‘Tweet’ Your Way To A Full College Scholarship
At the University of Iowa, a good tweet is worth $37,000.
That’s the price of a full scholarship, and that’s exactly what a student hopeful can win in a contest the university has dreamed up that takes electronic communication to a new level. The university is asking prospective students to submit a 140-character tweet in place of a second essay.
The University of Iowa is joining several others in its attempt to make students get to the point quickly and to improve their social media skills — two qualities that today’s Twitter-savvy marketplace demands.
•Kentucky Fried Chicken offers a Colonel’s Scholars Twitter scholarship for $20,000 over four years based on a tweet responding to “tell us in 140 characters why you deserve a $20,000 scholarship.” The competition received 2,800 applications last year, says Rick Maynard, KFC spokesman.
•Scholarship.com, an organization to help students find money for college, offers the Short and Tweet Scholarship, which asks applicants to sum up their college experience in a tweet to win $1,000 or a Kindle.
•The 140 Scholarship, presented by College Scholarships.org, a website to help students search for funding, looks for a tweet highlighting how to use Twitter to improve the world. The winner recieves $1,400, and the first and second runners-up receive $140, according to the website.
At the University of Iowa, the person with the best tweet by the July 28, 2011 deadline will receive a full scholarship to the university’s business school.
Applicant Seth Goldstein of Columbus, Ohio, submitted his tweet last week and said he was excited for the “fun, unique challenge.” “It is something different and out of the box,” Goldstein said. ”No other MBA schools I have applied to have anything like this.”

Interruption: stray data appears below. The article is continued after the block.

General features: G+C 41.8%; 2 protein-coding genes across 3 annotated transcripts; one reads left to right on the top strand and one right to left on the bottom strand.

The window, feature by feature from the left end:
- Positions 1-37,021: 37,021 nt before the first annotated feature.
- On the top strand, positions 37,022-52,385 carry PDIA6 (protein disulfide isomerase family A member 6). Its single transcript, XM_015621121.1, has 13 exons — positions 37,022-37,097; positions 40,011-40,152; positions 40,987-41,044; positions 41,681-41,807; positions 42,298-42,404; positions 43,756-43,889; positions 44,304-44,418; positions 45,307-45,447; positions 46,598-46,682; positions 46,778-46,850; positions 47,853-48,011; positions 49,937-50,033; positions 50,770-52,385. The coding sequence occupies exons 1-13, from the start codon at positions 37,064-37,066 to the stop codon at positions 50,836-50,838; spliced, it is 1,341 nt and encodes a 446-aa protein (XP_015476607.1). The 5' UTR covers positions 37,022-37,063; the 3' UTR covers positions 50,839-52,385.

Jaron Lanier, author of You Are Not A Gadget: A Manifesto, says he doesn’t support the idea.
“They’re devaluing their future, because they’re identifying themselves with a fad rather than something more long term,” Lanier says. ”It comes off as a school trying so hard to be cool.”
Jodi Schafer, the University of Iowa’s director of MBA admissions and financial aid, says that application essays were becoming unoriginal and often highly edited.
“We’re hoping that incorporating social media in the process will help bring back some of that creativity,” Schafer says.
Students are encouraged to link to their blogs, videos, Facebook accounts or anything else that may help answer the question: ”What makes you an exceptional Tippie Full-time MBA candidate and future MBA hire?”
University of Iowa alum Kinzie Dekkenga has considered going back to school for a few years, but “life got in the way,” and it wasn’t until she saw the scholarship offer on Facebook that she decided it was time to apply.
Dekkenga saw it and thought, ‘Oh my gosh, why not?’ Taking the burden off the 800-word-essay was a huge incentive. I am on social media almost every day, so it’s more comfortable to tweet than to write an essay.” Dekkenga worked on the tweet for five days. “It turns out … having to simplify your thoughts down was much harder than I thought,” Dekkenga said. ”I sat on the Twitter page and just kept typing things, but I was always 100 or 200 characters over.”